Saturday, November 1, 2008


This has nothing to do with Orthodoxy, religion, or anything else that is usually posted on this site. And thankfully it has nothing to do with the election. It is nothing more than bragging about the school I graduated from. Culver Academy which has made ESPN.

Culver in position to make statement

For three months a year, a tiny Indiana town called Culver is buzzing.
Dineo Mmutla

Jan Garrison/Culver Academy

Dineo Mmutla left South Africa in August and is now the team's third-leading scorer.

Located 100 miles north of Indianapolis and 100 miles southeast of Chicago, Culver is invaded by vacationers from all over during the summer. The town is the home to the second-largest natural lake in Indiana, and New York Yankees owner George Steinbrenner, Indianapolis Colts owner Robert Irsay and countless other families have made this their summer getaway for years.

But once Labor Day hits and all the weekenders pull their boats from Lake Maxinkuckee and some of the locals migrate south for the winter, Culver tends to hibernate for the next nine months.

This fall, however, has been a different story for the town of 1,200 year-round residents.

You see, Culver is home to one of the nation's premier college-prep schools -- the Culver Academy. Founded by Henry Harrison Culver, whom the town is named after, the school's enrollment is more than half the population of Culver.

And come Saturday in Indianapolis, everyone will be talking about Culver when the Culver Academy girls' soccer team takes the field for its Final Four state showdown with Fort Wayne. The Eagles (17-0-3), who are making their first state semifinal appearance since the school opened in 1894, are trying to become the first team in the school's history to win a state title.

"I don't think many people even know there is a town called Culver," Culver coach Harry Canellakis said.

Chances are it is the only place where Steinbrenner, a 1948 graduate, can disappear without having the New York media find him. All four of his children and grandchildren graduated from the school, and the performing arts center for dance and theater programs is named after the Steinbrenner family.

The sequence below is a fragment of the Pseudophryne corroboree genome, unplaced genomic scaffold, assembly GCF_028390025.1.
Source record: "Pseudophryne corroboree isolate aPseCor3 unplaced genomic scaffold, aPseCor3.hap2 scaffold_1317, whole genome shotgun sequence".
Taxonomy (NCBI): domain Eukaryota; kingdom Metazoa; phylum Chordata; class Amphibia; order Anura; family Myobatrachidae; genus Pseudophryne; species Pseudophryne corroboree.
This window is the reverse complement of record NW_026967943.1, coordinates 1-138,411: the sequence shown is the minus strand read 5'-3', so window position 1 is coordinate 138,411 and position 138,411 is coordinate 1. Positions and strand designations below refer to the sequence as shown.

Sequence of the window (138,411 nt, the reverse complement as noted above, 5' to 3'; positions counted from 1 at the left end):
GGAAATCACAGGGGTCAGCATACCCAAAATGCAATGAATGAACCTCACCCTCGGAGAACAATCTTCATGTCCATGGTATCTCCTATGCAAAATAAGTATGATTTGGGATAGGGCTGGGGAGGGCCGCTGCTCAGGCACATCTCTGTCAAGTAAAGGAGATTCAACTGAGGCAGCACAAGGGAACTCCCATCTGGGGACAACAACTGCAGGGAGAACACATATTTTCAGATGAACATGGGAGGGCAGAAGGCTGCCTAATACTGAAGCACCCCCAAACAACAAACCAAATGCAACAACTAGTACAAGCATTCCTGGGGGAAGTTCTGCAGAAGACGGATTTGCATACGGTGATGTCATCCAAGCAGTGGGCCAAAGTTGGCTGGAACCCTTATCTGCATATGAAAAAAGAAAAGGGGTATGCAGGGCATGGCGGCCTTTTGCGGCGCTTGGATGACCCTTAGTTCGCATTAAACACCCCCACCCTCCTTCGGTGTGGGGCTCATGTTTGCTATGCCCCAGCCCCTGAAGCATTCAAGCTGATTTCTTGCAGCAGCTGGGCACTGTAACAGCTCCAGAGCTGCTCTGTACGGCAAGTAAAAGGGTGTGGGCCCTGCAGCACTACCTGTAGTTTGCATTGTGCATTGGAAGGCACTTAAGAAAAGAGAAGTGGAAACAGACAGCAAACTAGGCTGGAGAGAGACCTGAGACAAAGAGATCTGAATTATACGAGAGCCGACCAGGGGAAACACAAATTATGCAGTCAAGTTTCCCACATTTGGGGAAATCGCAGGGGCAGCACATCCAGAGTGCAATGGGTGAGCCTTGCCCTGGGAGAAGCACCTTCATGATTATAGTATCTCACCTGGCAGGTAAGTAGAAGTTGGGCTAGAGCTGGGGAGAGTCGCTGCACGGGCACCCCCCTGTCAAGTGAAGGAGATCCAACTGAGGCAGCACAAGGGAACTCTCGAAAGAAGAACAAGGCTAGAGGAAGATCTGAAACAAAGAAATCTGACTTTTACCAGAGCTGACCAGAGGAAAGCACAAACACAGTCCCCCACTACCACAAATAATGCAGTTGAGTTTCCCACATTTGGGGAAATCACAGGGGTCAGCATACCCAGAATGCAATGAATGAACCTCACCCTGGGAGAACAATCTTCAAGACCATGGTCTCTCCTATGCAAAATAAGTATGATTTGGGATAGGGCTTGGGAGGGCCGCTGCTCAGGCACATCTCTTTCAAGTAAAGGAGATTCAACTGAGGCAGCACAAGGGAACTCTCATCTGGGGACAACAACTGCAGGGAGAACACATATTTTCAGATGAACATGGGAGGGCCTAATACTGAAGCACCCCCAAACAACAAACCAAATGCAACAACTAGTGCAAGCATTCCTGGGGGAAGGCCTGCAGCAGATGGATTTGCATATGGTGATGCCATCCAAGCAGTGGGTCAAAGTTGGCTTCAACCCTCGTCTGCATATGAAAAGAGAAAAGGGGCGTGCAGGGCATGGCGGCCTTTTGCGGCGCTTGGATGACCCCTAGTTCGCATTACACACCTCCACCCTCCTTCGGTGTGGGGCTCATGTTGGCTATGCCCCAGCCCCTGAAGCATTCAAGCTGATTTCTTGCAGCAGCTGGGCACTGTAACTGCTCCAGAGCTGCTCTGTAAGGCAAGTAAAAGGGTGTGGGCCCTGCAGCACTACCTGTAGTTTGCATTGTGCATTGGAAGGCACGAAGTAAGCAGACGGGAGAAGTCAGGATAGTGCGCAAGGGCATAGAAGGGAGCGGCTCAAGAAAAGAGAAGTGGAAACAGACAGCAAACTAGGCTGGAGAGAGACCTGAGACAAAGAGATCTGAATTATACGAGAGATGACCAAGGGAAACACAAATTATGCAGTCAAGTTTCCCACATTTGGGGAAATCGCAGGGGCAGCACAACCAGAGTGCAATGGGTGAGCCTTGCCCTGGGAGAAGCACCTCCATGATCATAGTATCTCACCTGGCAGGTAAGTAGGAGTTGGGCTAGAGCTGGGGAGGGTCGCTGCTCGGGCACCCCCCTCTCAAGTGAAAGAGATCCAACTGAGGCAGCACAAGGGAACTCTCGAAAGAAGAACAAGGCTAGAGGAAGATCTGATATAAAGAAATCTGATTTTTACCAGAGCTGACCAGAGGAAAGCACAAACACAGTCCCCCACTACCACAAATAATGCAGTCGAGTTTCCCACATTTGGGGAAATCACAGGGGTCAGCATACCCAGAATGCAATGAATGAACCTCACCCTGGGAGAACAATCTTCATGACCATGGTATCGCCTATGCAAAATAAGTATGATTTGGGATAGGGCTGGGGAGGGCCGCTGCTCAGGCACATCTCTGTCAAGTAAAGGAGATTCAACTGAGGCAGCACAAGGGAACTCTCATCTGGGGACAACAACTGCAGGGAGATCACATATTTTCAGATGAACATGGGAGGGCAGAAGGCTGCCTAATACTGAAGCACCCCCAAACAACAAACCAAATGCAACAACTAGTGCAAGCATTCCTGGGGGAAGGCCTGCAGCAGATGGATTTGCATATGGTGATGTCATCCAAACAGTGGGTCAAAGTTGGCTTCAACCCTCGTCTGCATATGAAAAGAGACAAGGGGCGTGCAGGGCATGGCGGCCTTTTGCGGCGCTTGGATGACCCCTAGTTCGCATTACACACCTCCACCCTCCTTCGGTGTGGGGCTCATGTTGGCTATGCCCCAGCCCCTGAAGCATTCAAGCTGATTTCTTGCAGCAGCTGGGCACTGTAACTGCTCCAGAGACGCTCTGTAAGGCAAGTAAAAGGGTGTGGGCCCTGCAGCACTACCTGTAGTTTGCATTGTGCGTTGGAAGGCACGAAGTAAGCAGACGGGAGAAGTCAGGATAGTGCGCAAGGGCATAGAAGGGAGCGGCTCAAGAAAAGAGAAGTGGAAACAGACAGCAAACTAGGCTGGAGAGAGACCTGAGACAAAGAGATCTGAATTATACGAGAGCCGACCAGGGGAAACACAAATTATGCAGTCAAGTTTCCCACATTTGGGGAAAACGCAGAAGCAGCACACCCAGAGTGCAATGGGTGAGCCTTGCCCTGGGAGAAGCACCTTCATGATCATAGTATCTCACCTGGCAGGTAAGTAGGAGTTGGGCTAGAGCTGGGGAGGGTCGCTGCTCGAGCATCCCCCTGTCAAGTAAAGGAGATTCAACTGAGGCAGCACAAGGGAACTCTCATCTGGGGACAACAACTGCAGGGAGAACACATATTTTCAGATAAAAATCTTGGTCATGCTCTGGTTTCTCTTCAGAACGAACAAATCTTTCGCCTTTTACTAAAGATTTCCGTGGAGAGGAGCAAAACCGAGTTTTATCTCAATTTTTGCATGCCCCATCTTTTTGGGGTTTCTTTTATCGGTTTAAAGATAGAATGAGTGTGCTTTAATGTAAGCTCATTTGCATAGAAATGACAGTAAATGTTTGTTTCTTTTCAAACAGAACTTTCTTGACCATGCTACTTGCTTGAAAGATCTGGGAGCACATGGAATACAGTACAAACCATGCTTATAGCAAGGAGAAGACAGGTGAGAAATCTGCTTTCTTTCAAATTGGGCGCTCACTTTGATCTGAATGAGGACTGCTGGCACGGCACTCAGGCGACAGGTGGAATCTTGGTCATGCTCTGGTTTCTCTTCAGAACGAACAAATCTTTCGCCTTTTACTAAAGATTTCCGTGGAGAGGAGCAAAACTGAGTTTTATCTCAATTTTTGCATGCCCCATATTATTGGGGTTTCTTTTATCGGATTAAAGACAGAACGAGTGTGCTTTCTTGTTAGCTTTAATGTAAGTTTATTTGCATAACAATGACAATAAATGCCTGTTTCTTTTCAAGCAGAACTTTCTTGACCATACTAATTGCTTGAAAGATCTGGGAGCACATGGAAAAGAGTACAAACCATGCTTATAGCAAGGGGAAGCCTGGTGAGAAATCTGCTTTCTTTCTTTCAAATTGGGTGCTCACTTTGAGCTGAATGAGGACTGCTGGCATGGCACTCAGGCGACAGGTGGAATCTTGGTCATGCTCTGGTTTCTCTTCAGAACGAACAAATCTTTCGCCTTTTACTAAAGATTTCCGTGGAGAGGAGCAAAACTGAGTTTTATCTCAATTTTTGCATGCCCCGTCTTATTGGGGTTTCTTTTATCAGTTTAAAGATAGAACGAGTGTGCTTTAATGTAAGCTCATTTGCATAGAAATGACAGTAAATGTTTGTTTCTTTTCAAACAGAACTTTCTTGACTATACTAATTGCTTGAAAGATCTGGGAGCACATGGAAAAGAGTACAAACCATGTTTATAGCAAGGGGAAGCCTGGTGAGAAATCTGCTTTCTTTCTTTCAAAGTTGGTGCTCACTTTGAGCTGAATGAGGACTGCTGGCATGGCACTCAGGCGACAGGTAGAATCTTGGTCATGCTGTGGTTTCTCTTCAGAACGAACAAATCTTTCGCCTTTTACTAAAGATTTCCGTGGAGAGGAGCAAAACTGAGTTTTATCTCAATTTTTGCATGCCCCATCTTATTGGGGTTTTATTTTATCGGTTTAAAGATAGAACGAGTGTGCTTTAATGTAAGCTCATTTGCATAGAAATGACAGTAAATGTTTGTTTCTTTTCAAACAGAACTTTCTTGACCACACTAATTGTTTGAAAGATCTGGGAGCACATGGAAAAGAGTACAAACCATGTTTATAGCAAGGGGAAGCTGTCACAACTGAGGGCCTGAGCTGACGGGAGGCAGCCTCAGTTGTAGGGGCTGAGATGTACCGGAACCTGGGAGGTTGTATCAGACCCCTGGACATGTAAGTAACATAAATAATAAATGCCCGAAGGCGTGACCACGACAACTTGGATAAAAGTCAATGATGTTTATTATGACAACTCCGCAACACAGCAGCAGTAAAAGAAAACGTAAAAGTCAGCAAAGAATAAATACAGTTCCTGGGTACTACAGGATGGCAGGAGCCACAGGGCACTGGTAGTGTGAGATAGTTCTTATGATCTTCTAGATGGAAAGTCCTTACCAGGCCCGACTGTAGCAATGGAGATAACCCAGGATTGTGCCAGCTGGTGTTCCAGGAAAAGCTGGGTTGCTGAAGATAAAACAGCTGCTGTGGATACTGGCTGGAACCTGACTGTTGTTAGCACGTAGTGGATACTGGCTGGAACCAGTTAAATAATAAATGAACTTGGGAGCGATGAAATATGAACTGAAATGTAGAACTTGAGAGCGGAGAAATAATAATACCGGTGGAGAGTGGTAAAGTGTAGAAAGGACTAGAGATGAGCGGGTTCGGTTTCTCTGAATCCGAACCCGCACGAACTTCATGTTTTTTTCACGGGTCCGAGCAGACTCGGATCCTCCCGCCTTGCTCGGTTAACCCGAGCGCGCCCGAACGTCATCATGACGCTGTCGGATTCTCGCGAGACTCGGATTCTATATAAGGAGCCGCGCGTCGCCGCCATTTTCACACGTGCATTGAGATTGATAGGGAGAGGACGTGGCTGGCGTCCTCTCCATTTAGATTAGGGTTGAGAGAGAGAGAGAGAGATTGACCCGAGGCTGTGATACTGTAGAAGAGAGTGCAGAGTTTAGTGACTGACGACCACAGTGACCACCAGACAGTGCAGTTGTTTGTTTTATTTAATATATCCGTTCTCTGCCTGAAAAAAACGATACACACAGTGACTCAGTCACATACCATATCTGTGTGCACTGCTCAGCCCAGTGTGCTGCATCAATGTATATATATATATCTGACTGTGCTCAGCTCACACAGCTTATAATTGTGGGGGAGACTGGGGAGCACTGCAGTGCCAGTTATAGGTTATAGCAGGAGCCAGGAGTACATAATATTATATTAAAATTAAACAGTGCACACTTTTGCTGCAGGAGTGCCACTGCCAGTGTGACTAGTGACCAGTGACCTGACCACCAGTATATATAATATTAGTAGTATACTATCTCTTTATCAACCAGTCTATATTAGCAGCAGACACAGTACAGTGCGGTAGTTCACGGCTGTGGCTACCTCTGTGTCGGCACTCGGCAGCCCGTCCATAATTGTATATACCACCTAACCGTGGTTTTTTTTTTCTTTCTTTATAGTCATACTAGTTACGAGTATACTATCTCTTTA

"For the past couple of weeks, there have been people that have been asking me who we are and where we're from," Canellakis added.

Of the 795 students who attend the $24,500-a-year school, 333 are girls. More than 25 percent of the school is composed of students from other countries.

One of those international students, Dineo Mmutla (South Africa), is the soccer team's third-leading scorer. The sophomore midfielder has 14 goals and 10 assists. Her play, along with that of Jenna Iwaniec (16 goals, 14 assists) and Jasmine Soo (16 goals, eight assists), have keyed big postseason wins over well-known programs such as Penn and Lake Central.

"My dream was to go to school and play soccer overseas," said Mmutla, who moved to the U.S. in August. "Everything is really different here than what I'm used to, but everyone has welcomed and supported me since I've been here."

Jenna Iwaniec

Jan Garrison/Culver Academy

Jenna Iwaniec is one of only a few Culver students who live in the town year-round.

Although Canellakis is quick to throw praise to his three offensive stars, referring to the Eagles' offense as its "best defense at times," the fourth-year head coach knows exactly why Culver is in this historic position.

"We're a very well-balanced team," said Canellakis, who lives in California in the summer and says 30 to 40 percent of his squad does not live in Indiana when school is not in session. "We have very dangerous forwards, and we have players in the midfield that can score, too."

In its six postseason games, Culver has allowed just one goal. This season, it has outscored 20 opponents 80-17.

"I moved to Culver from Indianapolis when I was a freshman, so I'm a local now," said Iwaniec, who is one of five seniors who live year-round in Culver. "What's cool about living in a small town is that word spreads fast. I have people coming up to me who I don't even know wishing us good luck this weekend."

After skipping last season to play hockey, Alicia Schaefer has held her own in goal this season. Maddie Balchan, Sam Hinsey and Deanna Dilts make up the back line in front of her.

"These kids are successful on and off the field, and that's one of the great things about this school," Canellakis said. "They are soccer players who are just as successful academically.

"It really is a great story."

And now more than just the locals know how great Culver is.

Joe Trost is a contributor to

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